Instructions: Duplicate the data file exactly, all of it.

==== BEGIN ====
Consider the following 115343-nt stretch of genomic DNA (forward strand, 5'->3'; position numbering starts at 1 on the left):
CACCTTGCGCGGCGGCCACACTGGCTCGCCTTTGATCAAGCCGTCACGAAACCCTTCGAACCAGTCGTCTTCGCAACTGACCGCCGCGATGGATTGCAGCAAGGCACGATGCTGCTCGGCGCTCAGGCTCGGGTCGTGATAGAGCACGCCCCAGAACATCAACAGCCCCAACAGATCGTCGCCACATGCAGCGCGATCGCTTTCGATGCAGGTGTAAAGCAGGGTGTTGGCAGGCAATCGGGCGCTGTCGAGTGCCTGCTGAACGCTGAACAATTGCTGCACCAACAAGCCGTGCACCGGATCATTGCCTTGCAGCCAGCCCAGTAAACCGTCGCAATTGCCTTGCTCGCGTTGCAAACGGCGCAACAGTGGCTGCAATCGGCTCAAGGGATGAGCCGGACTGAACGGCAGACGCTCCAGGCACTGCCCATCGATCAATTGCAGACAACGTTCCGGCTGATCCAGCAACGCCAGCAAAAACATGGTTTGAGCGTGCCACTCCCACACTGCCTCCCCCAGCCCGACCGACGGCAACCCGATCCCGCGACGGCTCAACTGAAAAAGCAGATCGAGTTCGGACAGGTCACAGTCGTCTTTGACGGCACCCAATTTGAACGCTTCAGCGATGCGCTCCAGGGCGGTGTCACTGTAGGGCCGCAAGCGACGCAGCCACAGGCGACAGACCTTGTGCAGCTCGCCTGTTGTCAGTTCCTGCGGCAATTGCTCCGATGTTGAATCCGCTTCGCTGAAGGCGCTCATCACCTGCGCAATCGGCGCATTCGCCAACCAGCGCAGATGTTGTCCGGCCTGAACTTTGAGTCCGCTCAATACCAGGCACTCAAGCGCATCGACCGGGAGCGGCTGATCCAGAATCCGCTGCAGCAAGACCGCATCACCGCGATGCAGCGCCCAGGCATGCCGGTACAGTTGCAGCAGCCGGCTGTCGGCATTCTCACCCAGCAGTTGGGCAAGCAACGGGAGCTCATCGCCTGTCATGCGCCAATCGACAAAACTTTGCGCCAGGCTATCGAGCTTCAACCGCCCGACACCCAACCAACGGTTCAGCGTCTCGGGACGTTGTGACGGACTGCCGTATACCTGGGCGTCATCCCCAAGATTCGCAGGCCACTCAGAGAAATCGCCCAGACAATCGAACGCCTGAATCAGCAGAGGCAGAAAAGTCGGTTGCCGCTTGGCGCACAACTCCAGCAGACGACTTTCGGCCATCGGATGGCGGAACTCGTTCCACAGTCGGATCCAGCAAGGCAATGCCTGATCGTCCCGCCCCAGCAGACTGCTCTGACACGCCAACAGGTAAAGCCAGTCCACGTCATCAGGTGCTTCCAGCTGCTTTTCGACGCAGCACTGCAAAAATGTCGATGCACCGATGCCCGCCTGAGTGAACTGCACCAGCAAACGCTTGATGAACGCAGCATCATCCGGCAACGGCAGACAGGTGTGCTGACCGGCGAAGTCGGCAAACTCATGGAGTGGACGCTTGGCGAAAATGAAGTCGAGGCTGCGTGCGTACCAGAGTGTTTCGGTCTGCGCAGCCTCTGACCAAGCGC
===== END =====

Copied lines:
Consider the following 115343-nt stretch of genomic DNA (forward strand, 5'->3'; position numbering starts at 1 on the left):
CACCTTGCGCGGCGGCCACACTGGCTCGCCTTTGATCAAGCCGTCACGAAACCCTTCGAACCAGTCGTCTTCGCAACTGACCGCCGCGATGGATTGCAGCAAGGCACGATGCTGCTCGGCGCTCAGGCTCGGGTCGTGATAGAGCACGCCCCAGAACATCAACAGCCCCAACAGATCGTCGCCACATGCAGCGCGATCGCTTTCGATGCAGGTGTAAAGCAGGGTGTTGGCAGGCAATCGGGCGCTGTCGAGTGCCTGCTGAACGCTGAACAATTGCTGCACCAACAAGCCGTGCACCGGATCATTGCCTTGCAGCCAGCCCAGTAAACCGTCGCAATTGCCTTGCTCGCGTTGCAAACGGCGCAACAGTGGCTGCAATCGGCTCAAGGGATGAGCCGGACTGAACGGCAGACGCTCCAGGCACTGCCCATCGATCAATTGCAGACAACGTTCCGGCTGATCCAGCAACGCCAGCAAAAACATGGTTTGAGCGTGCCACTCCCACACTGCCTCCCCCAGCCCGACCGACGGCAACCCGATCCCGCGACGGCTCAACTGAAAAAGCAGATCGAGTTCGGACAGGTCACAGTCGTCTTTGACGGCACCCAATTTGAACGCTTCAGCGATGCGCTCCAGGGCGGTGTCACTGTAGGGCCGCAAGCGACGCAGCCACAGGCGACAGACCTTGTGCAGCTCGCCTGTTGTCAGTTCCTGCGGCAATTGCTCCGATGTTGAATCCGCTTCGCTGAAGGCGCTCATCACCTGCGCAATCGGCGCATTCGCCAACCAGCGCAGATGTTGTCCGGCCTGAACTTTGAGTCCGCTCAATACCAGGCACTCAAGCGCATCGACCGGGAGCGGCTGATCCAGAATCCGCTGCAGCAAGACCGCATCACCGCGATGCAGCGCCCAGGCATGCCGGTACAGTTGCAGCAGCCGGCTGTCGGCATTCTCACCCAGCAGTTGGGCAAGCAACGGGAGCTCATCGCCTGTCATGCGCCAATCGACAAAACTTTGCGCCAGGCTATCGAGCTTCAACCGCCCGACACCCAACCAACGGTTCAGCGTCTCGGGACGTTGTGACGGACTGCCGTATACCTGGGCGTCATCCCCAAGATTCGCAGGCCACTCAGAGAAATCGCCCAGACAATCGAACGCCTGAATCAGCAGAGGCAGAAAAGTCGGTTGCCGCTTGGCGCACAACTCCAGCAGACGACTTTCGGCCATCGGATGGCGGAACTCGTTCCACAGTCGGATCCAGCAAGGCAATGCCTGATCGTCCCGCCCCAGCAGACTGCTCTGACACGCCAACAGGTAAAGCCAGTCCACGTCATCAGGTGCTTCCAGCTGCTTTTCGACGCAGCACTGCAAAAATGTCGATGCACCGATGCCCGCCTGAGTGAACTGCACCAGCAAACGCTTGATGAACGCAGCATCATCCGGCAACGGCAGACAGGTGTGCTGACCGGCGAAGTCGGCAAACTCATGGAGTGGACGCTTGGCGAAAATGAAGTCGAGGCTGCGTGCGTACCAGAGTGTTTCGGTCTGCGCAGCCTCTGACCAAGCGC